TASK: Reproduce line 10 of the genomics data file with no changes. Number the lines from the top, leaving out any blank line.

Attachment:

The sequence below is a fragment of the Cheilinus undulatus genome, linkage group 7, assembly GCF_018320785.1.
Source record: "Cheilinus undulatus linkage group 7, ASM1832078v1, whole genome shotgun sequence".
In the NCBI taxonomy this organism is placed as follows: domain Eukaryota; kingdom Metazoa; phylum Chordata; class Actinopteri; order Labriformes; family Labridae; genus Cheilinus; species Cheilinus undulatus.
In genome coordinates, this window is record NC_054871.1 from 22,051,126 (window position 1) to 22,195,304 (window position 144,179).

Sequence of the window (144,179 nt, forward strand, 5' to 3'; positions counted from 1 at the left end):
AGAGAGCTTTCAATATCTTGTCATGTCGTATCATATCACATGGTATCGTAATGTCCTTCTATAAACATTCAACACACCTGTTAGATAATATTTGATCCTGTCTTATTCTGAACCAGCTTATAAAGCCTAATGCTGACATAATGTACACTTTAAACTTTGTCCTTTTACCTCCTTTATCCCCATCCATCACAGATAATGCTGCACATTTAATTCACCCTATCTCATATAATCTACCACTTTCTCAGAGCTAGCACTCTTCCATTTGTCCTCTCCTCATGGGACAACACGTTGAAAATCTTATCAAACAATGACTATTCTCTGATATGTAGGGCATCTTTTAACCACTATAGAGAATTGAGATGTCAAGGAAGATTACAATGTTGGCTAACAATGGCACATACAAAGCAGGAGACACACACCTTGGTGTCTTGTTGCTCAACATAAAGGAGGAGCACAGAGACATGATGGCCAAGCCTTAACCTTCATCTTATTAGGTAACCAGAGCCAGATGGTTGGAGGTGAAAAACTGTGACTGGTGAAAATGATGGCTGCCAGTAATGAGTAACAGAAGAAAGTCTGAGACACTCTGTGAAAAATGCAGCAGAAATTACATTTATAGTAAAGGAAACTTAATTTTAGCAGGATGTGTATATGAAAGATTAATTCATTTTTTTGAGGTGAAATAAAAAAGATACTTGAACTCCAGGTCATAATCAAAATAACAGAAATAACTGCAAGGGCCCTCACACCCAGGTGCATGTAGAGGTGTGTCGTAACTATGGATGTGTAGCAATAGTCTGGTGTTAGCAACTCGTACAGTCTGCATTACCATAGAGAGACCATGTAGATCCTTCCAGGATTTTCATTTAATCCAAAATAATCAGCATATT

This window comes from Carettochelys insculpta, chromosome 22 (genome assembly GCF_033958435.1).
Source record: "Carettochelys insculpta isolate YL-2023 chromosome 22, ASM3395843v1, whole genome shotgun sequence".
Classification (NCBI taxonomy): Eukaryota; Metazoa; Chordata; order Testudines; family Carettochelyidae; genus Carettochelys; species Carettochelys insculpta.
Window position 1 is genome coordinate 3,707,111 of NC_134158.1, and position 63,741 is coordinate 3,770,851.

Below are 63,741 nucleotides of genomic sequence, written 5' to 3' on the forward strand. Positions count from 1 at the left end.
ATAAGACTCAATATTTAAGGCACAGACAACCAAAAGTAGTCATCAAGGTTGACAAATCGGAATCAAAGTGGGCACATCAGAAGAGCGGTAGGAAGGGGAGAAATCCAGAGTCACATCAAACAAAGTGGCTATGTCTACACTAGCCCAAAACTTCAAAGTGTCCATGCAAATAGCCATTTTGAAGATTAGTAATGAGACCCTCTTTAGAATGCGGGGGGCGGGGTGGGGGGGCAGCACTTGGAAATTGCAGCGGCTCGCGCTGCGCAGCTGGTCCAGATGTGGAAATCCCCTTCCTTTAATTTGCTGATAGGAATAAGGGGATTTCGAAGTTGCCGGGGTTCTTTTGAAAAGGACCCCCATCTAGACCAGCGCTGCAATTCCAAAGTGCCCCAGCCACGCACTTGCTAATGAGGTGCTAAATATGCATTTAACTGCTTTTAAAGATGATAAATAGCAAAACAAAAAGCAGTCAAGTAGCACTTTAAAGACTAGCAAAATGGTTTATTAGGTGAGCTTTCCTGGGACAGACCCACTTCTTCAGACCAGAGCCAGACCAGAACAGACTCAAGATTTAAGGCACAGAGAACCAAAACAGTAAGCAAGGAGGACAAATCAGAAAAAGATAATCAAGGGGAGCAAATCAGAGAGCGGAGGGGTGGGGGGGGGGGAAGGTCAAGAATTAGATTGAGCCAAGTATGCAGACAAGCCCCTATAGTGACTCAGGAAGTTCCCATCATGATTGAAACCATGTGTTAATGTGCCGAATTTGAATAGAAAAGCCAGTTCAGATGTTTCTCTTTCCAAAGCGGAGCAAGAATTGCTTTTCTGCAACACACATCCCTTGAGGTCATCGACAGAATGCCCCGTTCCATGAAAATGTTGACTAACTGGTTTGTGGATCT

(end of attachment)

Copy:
Window position 1 is genome coordinate 3,707,111 of NC_134158.1, and position 63,741 is coordinate 3,770,851.